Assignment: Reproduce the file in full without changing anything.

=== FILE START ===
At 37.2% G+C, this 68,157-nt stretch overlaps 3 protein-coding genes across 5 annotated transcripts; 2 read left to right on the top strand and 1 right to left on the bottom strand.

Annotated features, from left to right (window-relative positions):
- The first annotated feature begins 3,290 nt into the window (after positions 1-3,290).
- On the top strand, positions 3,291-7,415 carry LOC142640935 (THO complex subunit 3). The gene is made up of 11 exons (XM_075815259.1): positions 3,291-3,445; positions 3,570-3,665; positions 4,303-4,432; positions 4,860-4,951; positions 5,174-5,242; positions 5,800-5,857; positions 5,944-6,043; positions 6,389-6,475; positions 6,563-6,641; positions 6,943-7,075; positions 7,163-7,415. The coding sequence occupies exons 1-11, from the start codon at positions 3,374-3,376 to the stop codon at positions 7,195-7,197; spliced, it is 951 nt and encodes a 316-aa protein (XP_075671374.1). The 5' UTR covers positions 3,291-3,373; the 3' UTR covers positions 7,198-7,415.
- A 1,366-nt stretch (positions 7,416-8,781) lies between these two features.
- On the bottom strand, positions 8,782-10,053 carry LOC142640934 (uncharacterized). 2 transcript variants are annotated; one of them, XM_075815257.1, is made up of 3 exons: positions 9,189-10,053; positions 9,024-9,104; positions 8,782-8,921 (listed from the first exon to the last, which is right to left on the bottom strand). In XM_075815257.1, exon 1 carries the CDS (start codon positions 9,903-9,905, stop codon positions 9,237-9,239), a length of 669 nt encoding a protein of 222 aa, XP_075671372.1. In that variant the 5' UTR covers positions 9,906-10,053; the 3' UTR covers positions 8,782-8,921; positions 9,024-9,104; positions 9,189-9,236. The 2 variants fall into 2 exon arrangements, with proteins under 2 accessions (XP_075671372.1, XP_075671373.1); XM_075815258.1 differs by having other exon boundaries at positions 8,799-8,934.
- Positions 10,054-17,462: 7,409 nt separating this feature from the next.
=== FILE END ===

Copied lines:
At 37.2% G+C, this 68,157-nt stretch overlaps 3 protein-coding genes across 5 annotated transcripts; 2 read left to right on the top strand and 1 right to left on the bottom strand.

Annotated features, from left to right (window-relative positions):
- The first annotated feature begins 3,290 nt into the window (after positions 1-3,290).
- On the top strand, positions 3,291-7,415 carry LOC142640935 (THO complex subunit 3). The gene is made up of 11 exons (XM_075815259.1): positions 3,291-3,445; positions 3,570-3,665; positions 4,303-4,432; positions 4,860-4,951; positions 5,174-5,242; positions 5,800-5,857; positions 5,944-6,043; positions 6,389-6,475; positions 6,563-6,641; positions 6,943-7,075; positions 7,163-7,415. The coding sequence occupies exons 1-11, from the start codon at positions 3,374-3,376 to the stop codon at positions 7,195-7,197; spliced, it is 951 nt and encodes a 316-aa protein (XP_075671374.1). The 5' UTR covers positions 3,291-3,373; the 3' UTR covers positions 7,198-7,415.
- A 1,366-nt stretch (positions 7,416-8,781) lies between these two features.
- On the bottom strand, positions 8,782-10,053 carry LOC142640934 (uncharacterized). 2 transcript variants are annotated; one of them, XM_075815257.1, is made up of 3 exons: positions 9,189-10,053; positions 9,024-9,104; positions 8,782-8,921 (listed from the first exon to the last, which is right to left on the bottom strand). In XM_075815257.1, exon 1 carries the CDS (start codon positions 9,903-9,905, stop codon positions 9,237-9,239), a length of 669 nt encoding a protein of 222 aa, XP_075671372.1. In that variant the 5' UTR covers positions 9,906-10,053; the 3' UTR covers positions 8,782-8,921; positions 9,024-9,104; positions 9,189-9,236. The 2 variants fall into 2 exon arrangements, with proteins under 2 accessions (XP_075671372.1, XP_075671373.1); XM_075815258.1 differs by having other exon boundaries at positions 8,799-8,934.
- Positions 10,054-17,462: 7,409 nt separating this feature from the next.